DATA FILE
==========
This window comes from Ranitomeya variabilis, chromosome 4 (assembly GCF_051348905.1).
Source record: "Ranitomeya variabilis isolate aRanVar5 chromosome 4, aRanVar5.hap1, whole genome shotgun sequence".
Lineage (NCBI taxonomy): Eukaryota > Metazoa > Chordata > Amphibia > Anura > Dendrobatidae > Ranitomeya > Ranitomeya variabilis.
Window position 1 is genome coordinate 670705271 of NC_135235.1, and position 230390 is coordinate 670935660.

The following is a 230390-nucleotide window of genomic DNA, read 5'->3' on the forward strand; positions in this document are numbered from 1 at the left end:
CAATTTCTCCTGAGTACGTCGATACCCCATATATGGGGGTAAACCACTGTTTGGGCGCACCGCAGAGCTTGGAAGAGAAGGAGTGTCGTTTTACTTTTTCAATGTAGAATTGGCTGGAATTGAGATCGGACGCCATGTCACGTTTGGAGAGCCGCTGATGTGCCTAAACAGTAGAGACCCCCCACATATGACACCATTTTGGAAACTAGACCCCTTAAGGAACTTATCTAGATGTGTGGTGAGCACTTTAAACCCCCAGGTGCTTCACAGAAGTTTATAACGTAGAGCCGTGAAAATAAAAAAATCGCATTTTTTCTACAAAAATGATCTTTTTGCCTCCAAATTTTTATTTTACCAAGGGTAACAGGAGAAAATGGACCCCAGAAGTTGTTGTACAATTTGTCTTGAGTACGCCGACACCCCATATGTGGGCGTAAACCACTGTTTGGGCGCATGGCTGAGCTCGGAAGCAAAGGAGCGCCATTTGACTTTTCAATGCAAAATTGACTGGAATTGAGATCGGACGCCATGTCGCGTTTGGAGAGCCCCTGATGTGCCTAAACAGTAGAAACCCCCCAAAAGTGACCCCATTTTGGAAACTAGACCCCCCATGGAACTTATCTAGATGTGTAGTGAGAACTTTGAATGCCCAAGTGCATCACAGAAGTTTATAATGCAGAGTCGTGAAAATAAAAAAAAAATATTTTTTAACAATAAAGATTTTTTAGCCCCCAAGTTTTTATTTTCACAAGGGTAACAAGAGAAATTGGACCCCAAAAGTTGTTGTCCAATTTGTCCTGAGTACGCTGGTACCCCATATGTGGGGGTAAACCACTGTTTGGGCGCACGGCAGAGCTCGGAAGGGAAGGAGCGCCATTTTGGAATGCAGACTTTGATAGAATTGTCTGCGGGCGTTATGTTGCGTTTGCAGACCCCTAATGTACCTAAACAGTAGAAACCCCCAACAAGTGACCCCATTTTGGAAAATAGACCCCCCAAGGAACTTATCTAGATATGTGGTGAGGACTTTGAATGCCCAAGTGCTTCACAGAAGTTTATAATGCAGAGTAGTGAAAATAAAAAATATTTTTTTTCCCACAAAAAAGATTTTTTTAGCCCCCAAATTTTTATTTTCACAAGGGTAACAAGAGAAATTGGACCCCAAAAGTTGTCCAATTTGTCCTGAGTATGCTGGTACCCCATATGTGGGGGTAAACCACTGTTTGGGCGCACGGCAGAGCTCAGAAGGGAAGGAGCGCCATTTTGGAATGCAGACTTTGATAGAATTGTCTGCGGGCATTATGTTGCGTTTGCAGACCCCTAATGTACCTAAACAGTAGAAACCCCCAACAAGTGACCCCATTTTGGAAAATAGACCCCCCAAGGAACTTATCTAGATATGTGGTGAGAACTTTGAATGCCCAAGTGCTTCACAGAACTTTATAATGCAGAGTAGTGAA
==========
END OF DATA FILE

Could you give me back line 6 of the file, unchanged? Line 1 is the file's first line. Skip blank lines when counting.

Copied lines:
CAATTTCTCCTGAGTACGTCGATACCCCATATATGGGGGTAAACCACTGTTTGGGCGCACCGCAGAGCTTGGAAGAGAAGGAGTGTCGTTTTACTTTTTCAATGTAGAATTGGCTGGAATTGAGATCGGACGCCATGTCACGTTTGGAGAGCCGCTGATGTGCCTAAACAGTAGAGACCCCCCACATATGACACCATTTTGGAAACTAGACCCCTTAAGGAACTTATCTAGATGTGTGGTGAGCACTTTAAACCCCCAGGTGCTTCACAGAAGTTTATAACGTAGAGCCGTGAAAATAAAAAAATCGCATTTTTTCTACAAAAATGATCTTTTTGCCTCCAAATTTTTATTTTACCAAGGGTAACAGGAGAAAATGGACCCCAGAAGTTGTTGTACAATTTGTCTTGAGTACGCCGACACCCCATATGTGGGCGTAAACCACTGTTTGGGCGCATGGCTGAGCTCGGAAGCAAAGGAGCGCCATTTGACTTTTCAATGCAAAATTGACTGGAATTGAGATCGGACGCCATGTCGCGTTTGGAGAGCCCCTGATGTGCCTAAACAGTAGAAACCCCCCAAAAGTGACCCCATTTTGGAAACTAGACCCCCCATGGAACTTATCTAGATGTGTAGTGAGAACTTTGAATGCCCAAGTGCATCACAGAAGTTTATAATGCAGAGTCGTGAAAATAAAAAAAAAATATTTTTTAACAATAAAGATTTTTTAGCCCCCAAGTTTTTATTTTCACAAGGGTAACAAGAGAAATTGGACCCCAAAAGTTGTTGTCCAATTTGTCCTGAGTACGCTGGTACCCCATATGTGGGGGTAAACCACTGTTTGGGCGCACGGCAGAGCTCGGAAGGGAAGGAGCGCCATTTTGGAATGCAGACTTTGATAGAATTGTCTGCGGGCGTTATGTTGCGTTTGCAGACCCCTAATGTACCTAAACAGTAGAAACCCCCAACAAGTGACCCCATTTTGGAAAATAGACCCCCCAAGGAACTTATCTAGATATGTGGTGAGGACTTTGAATGCCCAAGTGCTTCACAGAAGTTTATAATGCAGAGTAGTGAAAATAAAAAATATTTTTTTTCCCACAAAAAAGATTTTTTTAGCCCCCAAATTTTTATTTTCACAAGGGTAACAAGAGAAATTGGACCCCAAAAGTTGTCCAATTTGTCCTGAGTATGCTGGTACCCCATATGTGGGGGTAAACCACTGTTTGGGCGCACGGCAGAGCTCAGAAGGGAAGGAGCGCCATTTTGGAATGCAGACTTTGATAGAATTGTCTGCGGGCATTATGTTGCGTTTGCAGACCCCTAATGTACCTAAACAGTAGAAACCCCCAACAAGTGACCCCATTTTGGAAAATAGACCCCCCAAGGAACTTATCTAGATATGTGGTGAGAACTTTGAATGCCCAAGTGCTTCACAGAACTTTATAATGCAGAGTAGTGAA